To achieve greatness on the world stage, a professional athlete needs two things: an irrepressible desire to be stronger, faster, better than everybody else; and an experienced and dedicated support team.
Brooke Irvine, Senior Manager Club Services at Gymnastics Australia, explains how important screening practices are when trying to find the most appropriate and qualified people to fill these important roles.
A multicultural sport
“International gymnastics coaches and trainers working in Australian clubs can offer new perspectives in terms of training methodologies, knowledge and experience and can, in some cases, help to build our capacity,” says Irvine.
However, there is an inherent risk in employing international coaches and, as with any business, failing to do appropriate background checks could lead to serious consequences. In this case, these may include deportation of the employee, child protection issues and, if recruiting to financial positions, the potential of theft or embezzlement.
Businesses can face infringements or civil penalties for workers who don’t have the correct or current visas entitling them to work in Australia, and the Department of Immigration and Border Control expects employers to take reasonable steps to ensure they are complying with their obligations. This means checking the details of any non-citizen’s visa to determine which type of visa they hold, when it was issued and when it will expire, and whether it has any work restrictions.
Irvine says conducting international background checks makes it easier to access information about a potential international employee’s competence and qualifications, as well as their criminal record and whether they are legally allowed to live and work in this country.
“As we do employ international coaches across all levels of the sport, it is important to be aware of the risks and to make sure you employ someone you can be confident is suitable for the role,” Irvine says.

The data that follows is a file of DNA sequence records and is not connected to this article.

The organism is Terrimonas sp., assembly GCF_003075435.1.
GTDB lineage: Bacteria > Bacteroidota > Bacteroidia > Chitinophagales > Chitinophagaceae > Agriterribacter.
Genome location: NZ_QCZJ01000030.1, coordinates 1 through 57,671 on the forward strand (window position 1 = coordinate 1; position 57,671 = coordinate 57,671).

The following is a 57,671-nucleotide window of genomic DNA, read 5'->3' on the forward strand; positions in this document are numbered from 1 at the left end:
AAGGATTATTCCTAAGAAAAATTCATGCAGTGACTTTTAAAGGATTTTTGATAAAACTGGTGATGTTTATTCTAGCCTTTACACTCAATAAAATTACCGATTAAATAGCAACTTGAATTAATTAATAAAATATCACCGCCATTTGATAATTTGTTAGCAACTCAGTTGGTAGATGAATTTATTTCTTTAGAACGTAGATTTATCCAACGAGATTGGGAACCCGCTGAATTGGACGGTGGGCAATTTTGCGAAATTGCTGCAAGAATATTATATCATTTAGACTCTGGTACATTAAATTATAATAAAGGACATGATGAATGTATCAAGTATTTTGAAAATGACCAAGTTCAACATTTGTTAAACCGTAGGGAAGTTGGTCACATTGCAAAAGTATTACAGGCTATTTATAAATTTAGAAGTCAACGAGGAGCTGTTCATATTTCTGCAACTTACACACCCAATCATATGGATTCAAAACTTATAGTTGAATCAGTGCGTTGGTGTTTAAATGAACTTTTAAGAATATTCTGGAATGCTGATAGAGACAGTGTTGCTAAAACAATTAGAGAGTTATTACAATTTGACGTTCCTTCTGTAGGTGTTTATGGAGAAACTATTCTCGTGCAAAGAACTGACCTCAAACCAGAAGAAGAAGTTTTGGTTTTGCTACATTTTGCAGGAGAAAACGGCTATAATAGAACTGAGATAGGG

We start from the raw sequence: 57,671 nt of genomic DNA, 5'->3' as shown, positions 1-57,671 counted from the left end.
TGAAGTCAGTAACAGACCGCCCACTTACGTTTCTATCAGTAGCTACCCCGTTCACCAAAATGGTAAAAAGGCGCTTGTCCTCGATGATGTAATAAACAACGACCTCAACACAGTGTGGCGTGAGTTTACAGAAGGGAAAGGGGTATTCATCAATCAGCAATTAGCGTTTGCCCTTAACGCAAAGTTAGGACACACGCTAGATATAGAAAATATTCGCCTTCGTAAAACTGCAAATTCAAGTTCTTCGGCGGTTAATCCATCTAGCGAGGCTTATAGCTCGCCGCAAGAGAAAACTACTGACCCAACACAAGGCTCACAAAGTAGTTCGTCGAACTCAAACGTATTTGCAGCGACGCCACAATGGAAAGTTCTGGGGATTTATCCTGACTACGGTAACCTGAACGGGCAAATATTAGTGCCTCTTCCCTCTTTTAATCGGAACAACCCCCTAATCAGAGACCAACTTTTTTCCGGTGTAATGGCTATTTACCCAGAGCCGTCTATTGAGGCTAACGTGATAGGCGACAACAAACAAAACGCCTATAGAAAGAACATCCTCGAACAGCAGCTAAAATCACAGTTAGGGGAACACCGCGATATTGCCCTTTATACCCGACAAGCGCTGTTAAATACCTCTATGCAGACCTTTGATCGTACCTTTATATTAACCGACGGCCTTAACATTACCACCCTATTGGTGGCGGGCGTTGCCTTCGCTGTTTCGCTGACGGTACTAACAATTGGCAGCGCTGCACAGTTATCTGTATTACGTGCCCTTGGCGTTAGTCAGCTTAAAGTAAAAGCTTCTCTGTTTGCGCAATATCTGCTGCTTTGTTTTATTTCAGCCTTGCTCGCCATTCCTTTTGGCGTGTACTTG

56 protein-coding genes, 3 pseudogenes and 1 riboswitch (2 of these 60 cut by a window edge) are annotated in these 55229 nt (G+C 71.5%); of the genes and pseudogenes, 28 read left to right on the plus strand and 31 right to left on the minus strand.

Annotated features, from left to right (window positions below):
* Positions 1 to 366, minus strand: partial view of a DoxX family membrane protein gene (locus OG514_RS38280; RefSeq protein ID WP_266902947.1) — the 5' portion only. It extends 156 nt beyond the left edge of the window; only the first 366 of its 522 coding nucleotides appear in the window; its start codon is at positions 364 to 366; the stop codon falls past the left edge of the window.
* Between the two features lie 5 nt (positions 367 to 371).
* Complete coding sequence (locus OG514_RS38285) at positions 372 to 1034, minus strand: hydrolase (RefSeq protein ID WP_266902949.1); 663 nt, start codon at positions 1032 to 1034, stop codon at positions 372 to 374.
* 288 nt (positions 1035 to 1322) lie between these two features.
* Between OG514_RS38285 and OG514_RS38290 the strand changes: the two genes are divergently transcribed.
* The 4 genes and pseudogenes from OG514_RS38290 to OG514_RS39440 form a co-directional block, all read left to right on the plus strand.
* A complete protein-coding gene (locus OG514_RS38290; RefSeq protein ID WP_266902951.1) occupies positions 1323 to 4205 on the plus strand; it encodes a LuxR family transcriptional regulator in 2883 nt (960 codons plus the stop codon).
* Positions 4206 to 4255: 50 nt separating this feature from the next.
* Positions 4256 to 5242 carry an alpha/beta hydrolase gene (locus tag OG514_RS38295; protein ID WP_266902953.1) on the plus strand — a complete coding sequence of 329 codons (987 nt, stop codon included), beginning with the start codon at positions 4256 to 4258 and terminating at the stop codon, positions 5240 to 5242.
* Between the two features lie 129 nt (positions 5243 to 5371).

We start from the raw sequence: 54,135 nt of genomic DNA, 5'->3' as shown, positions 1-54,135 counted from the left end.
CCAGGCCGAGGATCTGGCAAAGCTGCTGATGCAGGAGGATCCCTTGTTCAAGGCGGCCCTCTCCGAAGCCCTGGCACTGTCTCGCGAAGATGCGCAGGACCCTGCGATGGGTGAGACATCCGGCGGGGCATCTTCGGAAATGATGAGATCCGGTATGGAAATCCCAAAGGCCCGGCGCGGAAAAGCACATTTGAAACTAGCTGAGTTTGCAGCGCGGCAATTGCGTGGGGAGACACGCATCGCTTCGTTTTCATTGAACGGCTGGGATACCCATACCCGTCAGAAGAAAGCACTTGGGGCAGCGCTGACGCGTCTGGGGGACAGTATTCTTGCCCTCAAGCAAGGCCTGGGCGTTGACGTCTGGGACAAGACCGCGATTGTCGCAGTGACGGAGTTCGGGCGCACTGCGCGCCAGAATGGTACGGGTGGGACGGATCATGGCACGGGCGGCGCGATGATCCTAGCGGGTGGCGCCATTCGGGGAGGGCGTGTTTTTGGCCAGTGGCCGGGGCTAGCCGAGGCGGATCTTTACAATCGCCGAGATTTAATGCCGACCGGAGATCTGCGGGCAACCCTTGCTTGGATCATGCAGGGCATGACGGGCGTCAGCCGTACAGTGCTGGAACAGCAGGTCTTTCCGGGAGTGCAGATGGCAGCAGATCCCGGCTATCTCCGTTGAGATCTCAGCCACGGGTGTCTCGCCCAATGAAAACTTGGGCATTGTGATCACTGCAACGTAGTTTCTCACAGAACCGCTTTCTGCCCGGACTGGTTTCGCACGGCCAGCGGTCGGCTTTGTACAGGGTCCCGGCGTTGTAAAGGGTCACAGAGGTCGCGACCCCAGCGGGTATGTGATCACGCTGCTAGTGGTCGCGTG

Luckily, she says, through the organisation’s relationship with CVCheck, the state and territory associations and clubs can access resources to assist in finding the right people for these roles.
“CVCheck provides ease of access to obtain international reference checks and police checks, and the translation of those documents and information,” says Irvine.
“They also provide guidance on which type of checks people can and possibly should get, and information on the myriad checks available.”
In fact, with offices in both Australia and New Zealand, CVCheck conducts more than 100,000 different screening and verification checks annually for both private organisations, government bodies and individuals.
Culture is king
Irvine says that by performing background checks as standard practice for any person working or volunteering at a gymnastics club, in any capacity, they can create a safe and supportive culture throughout the sport.
“For us, it’s really important to start to provide information to clubs on who they need to check and how to go about it, so that no one falls through the cracks. This includes board members, volunteers, club personnel and staff,” she says.
“Our key focus is to reduce risk, to the clubs, to the state and territory associations, and to Gymnastics Australia.”
Working together for the sport
Gymnastics Australia uses background checks as a matter of course, and is determined to help make it easier for clubs across Australia to access the services they need, when they need them.
“We developed a brochure in consultation with CVCheck that indicates some of the various checks that are available,” says Irvine.
“This information has been tailored to gymnastics and provided to all clubs and state/territory associations in the hope that it will assist in their recruitment processes.
“Some people would probably have no idea that half of these checks even existed, but there is a great breadth and depth of services available.”
For Irvine, using background checks is about finding the right person for the role and proving due diligence before appointing new board members, volunteers or staff.
Most importantly, it decreases risk and increases the opportunities to provide safe and supportive environments where Australian gymnasts can achieve their full potential.